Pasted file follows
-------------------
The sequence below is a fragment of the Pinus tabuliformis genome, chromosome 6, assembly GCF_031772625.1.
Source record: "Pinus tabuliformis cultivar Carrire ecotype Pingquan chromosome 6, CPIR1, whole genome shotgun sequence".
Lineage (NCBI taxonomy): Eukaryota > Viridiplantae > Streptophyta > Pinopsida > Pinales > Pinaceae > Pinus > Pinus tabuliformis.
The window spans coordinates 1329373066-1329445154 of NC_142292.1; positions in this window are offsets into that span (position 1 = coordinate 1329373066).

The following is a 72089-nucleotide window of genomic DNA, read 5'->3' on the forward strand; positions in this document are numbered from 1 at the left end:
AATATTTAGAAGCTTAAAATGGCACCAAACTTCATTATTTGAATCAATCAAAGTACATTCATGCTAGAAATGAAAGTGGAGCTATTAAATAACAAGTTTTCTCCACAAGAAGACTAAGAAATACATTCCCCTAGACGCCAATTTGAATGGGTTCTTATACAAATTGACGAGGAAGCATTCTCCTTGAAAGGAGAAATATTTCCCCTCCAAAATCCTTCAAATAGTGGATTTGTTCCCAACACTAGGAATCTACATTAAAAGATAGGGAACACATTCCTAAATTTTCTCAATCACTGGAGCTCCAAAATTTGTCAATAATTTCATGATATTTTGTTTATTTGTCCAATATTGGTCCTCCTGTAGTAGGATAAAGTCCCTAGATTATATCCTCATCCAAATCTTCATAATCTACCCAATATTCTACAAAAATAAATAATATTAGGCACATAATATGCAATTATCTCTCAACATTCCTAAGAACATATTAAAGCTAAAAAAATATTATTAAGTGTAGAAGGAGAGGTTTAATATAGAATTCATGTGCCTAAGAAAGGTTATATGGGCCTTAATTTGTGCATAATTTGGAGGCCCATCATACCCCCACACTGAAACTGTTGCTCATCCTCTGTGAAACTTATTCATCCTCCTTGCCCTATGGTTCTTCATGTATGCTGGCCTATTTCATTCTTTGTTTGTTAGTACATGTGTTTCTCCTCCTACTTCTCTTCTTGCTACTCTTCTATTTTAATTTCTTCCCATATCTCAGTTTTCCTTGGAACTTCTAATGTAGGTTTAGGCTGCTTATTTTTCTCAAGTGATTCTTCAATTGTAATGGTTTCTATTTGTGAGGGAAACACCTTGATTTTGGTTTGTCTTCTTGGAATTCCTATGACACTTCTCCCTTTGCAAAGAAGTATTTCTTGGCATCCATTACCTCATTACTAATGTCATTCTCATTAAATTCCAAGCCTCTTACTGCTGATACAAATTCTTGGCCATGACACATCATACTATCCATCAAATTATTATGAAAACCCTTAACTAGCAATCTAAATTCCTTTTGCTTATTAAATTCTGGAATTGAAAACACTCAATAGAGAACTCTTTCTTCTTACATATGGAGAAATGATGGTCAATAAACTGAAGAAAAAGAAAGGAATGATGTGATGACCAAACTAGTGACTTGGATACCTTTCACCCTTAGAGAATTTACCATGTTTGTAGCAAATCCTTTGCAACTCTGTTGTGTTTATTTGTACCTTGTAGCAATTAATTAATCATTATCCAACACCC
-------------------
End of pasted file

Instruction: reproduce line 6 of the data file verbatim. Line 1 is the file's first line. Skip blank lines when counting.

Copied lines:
AATATTTAGAAGCTTAAAATGGCACCAAACTTCATTATTTGAATCAATCAAAGTACATTCATGCTAGAAATGAAAGTGGAGCTATTAAATAACAAGTTTTCTCCACAAGAAGACTAAGAAATACATTCCCCTAGACGCCAATTTGAATGGGTTCTTATACAAATTGACGAGGAAGCATTCTCCTTGAAAGGAGAAATATTTCCCCTCCAAAATCCTTCAAATAGTGGATTTGTTCCCAACACTAGGAATCTACATTAAAAGATAGGGAACACATTCCTAAATTTTCTCAATCACTGGAGCTCCAAAATTTGTCAATAATTTCATGATATTTTGTTTATTTGTCCAATATTGGTCCTCCTGTAGTAGGATAAAGTCCCTAGATTATATCCTCATCCAAATCTTCATAATCTACCCAATATTCTACAAAAATAAATAATATTAGGCACATAATATGCAATTATCTCTCAACATTCCTAAGAACATATTAAAGCTAAAAAAATATTATTAAGTGTAGAAGGAGAGGTTTAATATAGAATTCATGTGCCTAAGAAAGGTTATATGGGCCTTAATTTGTGCATAATTTGGAGGCCCATCATACCCCCACACTGAAACTGTTGCTCATCCTCTGTGAAACTTATTCATCCTCCTTGCCCTATGGTTCTTCATGTATGCTGGCCTATTTCATTCTTTGTTTGTTAGTACATGTGTTTCTCCTCCTACTTCTCTTCTTGCTACTCTTCTATTTTAATTTCTTCCCATATCTCAGTTTTCCTTGGAACTTCTAATGTAGGTTTAGGCTGCTTATTTTTCTCAAGTGATTCTTCAATTGTAATGGTTTCTATTTGTGAGGGAAACACCTTGATTTTGGTTTGTCTTCTTGGAATTCCTATGACACTTCTCCCTTTGCAAAGAAGTATTTCTTGGCATCCATTACCTCATTACTAATGTCATTCTCATTAAATTCCAAGCCTCTTACTGCTGATACAAATTCTTGGCCATGACACATCATACTATCCATCAAATTATTATGAAAACCCTTAACTAGCAATCTAAATTCCTTTTGCTTATTAAATTCTGGAATTGAAAACACTCAATAGAGAACTCTTTCTTCTTACATATGGAGAAATGATGGTCAATAAACTGAAGAAAAAGAAAGGAATGATGTGATGACCAAACTAGTGACTTGGATACCTTTCACCCTTAGAGAATTTACCATGTTTGTAGCAAATCCTTTGCAACTCTGTTGTGTTTATTTGTACCTTGTAGCAATTAATTAATCATTATCCAACACCC